Wall Street and the technology industry have long had what one might describe politely as a rocky relationship. Since the dot-com bust, the Street has seemed intent to never again fall into the same trap of over-exuberance, and is thus wary of anything that even smells like tech. The latest evidence of this theme is the recent correction in the enterprise software space which saw market leaders like Salesforce and Workday erase nearly a year’s worth of gains.
It’s with this as the backdrop that Box’s Aaron Levie joined Pando’s Sarah Lacy on the Southland stage today to discuss the joys of the public markets, the future of enterprise, and the forthcoming Box IPO (within the boundaries of SEC quiet period regulations).
On the topic of the recent shift in Wall Street sentiment, Levie brushes it off as a natural correction following a concentrated period of potentially excessive exuberance. Most importantly, it’s not, in his mind, indicative of a broader shift in the secular trend.
In absolute terms, where these companies are, I think they are in incredible positions both from a public market standpoint but also from how they’ve been executing. Even the entire last quarter of revenue and numbers that these companies have put up, the secular trend is still occurring and without any friction right now. I think it was more of a public market dynamic, where, you see these mini bubbles every couple of months and I think this was just a small correction of that.
In terms of what that means for Box’s IPO prospects, Levie was careful not to speak too specifically about the company’s plans to go public. But from a general strategy perspective, he’s not a huge believer in the concept of market timing. When asked if Box “has to go public,” he said:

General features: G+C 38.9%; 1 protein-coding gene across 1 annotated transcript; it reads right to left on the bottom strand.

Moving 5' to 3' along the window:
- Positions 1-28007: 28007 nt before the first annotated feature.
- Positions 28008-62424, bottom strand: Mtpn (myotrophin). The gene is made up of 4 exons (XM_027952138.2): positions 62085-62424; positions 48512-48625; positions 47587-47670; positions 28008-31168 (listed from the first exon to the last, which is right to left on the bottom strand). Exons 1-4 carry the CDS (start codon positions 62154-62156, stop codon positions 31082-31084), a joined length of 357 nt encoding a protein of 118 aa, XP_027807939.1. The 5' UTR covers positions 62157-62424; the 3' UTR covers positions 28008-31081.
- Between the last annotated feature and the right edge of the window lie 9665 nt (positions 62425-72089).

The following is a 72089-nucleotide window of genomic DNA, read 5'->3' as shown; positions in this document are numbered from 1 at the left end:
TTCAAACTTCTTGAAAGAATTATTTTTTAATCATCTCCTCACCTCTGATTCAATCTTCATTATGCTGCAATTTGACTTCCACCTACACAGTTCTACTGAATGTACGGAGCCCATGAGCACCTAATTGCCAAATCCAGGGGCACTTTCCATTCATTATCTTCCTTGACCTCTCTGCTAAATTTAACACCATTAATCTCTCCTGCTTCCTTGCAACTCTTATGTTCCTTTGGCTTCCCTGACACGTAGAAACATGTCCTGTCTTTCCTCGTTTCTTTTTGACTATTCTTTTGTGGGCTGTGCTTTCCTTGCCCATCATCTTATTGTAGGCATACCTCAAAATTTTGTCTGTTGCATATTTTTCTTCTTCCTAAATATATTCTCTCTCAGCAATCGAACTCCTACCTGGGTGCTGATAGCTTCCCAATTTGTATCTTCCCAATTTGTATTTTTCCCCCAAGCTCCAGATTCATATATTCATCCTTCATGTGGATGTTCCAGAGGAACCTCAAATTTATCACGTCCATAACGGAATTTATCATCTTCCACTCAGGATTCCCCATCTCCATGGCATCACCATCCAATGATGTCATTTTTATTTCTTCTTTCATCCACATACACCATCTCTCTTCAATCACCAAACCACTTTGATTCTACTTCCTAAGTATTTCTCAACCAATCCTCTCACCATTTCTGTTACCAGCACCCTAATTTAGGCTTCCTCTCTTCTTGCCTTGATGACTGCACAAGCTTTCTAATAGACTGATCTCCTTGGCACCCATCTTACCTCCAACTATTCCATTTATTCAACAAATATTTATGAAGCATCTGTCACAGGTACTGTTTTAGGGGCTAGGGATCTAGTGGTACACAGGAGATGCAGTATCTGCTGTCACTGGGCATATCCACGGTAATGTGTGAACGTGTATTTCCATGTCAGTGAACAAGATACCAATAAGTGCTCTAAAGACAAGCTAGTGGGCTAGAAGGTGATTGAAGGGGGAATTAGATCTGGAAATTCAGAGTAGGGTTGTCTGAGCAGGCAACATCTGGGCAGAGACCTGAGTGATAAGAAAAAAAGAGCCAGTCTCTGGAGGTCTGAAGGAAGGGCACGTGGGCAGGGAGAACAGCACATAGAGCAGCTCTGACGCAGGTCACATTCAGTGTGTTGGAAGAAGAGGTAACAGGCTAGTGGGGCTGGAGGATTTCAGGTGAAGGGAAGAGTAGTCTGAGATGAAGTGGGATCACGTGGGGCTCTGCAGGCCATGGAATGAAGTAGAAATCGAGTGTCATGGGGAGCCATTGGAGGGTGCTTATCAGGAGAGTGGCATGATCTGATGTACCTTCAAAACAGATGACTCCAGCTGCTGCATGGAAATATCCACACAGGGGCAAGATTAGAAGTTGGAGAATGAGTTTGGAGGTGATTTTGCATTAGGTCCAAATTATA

We don’t have to go public, but we’re sort of going public. We certainly haven’t launched our roadshow, but going out in a market where it’s more calm, not necessarily that the highs have to be as high as they were, but certainly the volatility has been suppressed a little bit, that’s I think important.
In terms of the psychology that’s required to navigate these often choppy waters, Levie looks to advice from his investor and mentor Ben Horowitz. He recalls the renowned CEO coach saying, “It just requires complete conviction of what you’re building and a focus on the long-term.” To which Levie adds, “If you build something of incredible value and you build an incredible culture, near-term market fluctuation is not that impactful.”
Being a CEO means constantly making trying decisions. If widely reported rumors are true, Levie has had multiple opportunities to sell Box. But he long ago decided that the opportunity to change the way companies create, interact with, and store their data was more interesting than cashing out and searching out a new challenge. And so with some $414 million in venture capital raised, the company will go public sooner than later.
Recalling the early story of losing Mark Cuban’s support for Box’s freemium business model, Levie says, “I think in some way, Mark Cuban trained us very early on about the volatility of markets – for that we thank him!”